GHRH knockout mice are one of the longest-lived lineages. It remains the case that disrupted growth hormone signaling extends life to a greater degree than any of the other interventions tested in mice. The equivalent Laron syndrome population in humans clearly doesn’t experience the same sizable extension of life span, however. This should perhaps tell us that researchers must look elsewhere for approaches to the treatment of aging in long-lived mammals. The most well studied approaches to extend healthy life span in mice, meaning calorie restriction and disruption of growth hormone signaling, do not improve human life span to anywhere near the same degree.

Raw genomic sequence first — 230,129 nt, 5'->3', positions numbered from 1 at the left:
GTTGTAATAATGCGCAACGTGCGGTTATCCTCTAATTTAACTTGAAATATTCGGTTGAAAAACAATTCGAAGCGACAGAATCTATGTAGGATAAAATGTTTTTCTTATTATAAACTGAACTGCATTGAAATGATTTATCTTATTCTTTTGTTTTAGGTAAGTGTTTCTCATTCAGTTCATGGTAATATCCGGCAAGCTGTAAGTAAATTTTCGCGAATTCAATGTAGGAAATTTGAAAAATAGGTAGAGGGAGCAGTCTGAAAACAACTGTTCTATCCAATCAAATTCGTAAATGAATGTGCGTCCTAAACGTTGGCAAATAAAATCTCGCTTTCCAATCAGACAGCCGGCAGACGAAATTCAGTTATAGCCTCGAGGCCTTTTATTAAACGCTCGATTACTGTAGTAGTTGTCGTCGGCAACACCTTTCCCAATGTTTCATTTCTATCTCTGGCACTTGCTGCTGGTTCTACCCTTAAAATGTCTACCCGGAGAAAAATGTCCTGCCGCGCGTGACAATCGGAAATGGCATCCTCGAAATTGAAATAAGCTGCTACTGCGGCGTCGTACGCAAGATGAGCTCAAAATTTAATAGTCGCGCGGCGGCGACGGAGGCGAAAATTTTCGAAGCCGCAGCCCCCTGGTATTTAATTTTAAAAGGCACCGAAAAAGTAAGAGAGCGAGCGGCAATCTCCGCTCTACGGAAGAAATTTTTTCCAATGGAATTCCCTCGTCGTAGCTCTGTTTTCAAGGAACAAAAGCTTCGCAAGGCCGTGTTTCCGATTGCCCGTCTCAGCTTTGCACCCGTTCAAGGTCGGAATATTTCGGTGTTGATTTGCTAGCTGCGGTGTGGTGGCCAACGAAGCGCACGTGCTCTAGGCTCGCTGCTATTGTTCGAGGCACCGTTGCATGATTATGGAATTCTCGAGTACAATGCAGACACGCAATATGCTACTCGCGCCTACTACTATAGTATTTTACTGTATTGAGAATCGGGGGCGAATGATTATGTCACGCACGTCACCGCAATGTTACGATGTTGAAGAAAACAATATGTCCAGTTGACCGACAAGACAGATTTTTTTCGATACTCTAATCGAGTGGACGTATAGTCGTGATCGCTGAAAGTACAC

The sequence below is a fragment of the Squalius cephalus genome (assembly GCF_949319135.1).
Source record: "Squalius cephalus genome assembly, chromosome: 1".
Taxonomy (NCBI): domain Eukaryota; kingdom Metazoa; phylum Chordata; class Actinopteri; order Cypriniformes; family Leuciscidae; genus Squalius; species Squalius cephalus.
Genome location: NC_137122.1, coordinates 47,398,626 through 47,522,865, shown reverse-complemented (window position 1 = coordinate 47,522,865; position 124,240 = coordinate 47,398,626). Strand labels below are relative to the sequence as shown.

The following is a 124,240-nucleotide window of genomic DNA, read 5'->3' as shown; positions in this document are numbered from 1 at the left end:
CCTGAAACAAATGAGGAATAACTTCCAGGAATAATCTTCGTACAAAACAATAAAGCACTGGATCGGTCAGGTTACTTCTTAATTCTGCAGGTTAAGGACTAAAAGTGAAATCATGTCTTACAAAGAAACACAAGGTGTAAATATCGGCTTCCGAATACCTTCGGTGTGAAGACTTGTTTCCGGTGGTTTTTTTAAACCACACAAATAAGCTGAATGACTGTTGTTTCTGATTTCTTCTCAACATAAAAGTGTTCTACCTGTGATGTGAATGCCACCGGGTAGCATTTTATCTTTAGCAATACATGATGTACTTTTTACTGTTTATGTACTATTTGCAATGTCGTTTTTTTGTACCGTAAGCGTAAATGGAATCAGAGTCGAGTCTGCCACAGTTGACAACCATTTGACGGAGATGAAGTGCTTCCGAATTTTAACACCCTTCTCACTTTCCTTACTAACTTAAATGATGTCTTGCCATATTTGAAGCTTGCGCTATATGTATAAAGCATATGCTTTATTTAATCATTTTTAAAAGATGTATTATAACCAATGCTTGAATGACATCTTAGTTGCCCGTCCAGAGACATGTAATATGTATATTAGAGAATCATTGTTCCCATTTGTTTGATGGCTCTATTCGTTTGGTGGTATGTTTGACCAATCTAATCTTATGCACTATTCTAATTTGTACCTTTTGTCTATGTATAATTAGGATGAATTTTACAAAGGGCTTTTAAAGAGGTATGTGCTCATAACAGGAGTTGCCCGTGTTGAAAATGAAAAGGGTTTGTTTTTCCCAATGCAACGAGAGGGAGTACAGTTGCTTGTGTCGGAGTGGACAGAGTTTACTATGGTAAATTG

Dysregulation of growth hormone (GH) signaling consistently leads to increased lifespan in laboratory rodents, yet the precise mechanisms driving this extension remain unclear. Understanding the molecular underpinnings of the beneficial effects associated with GH deficiency could unveil novel therapeutic targets for promoting healthy aging and longevity. In our pursuit of identifying metabolites implicated in aging, we conducted an unbiased lipidomic analysis of serum samples from growth hormone-releasing hormone knockout (GHRH-KO) female mice and their littermate controls.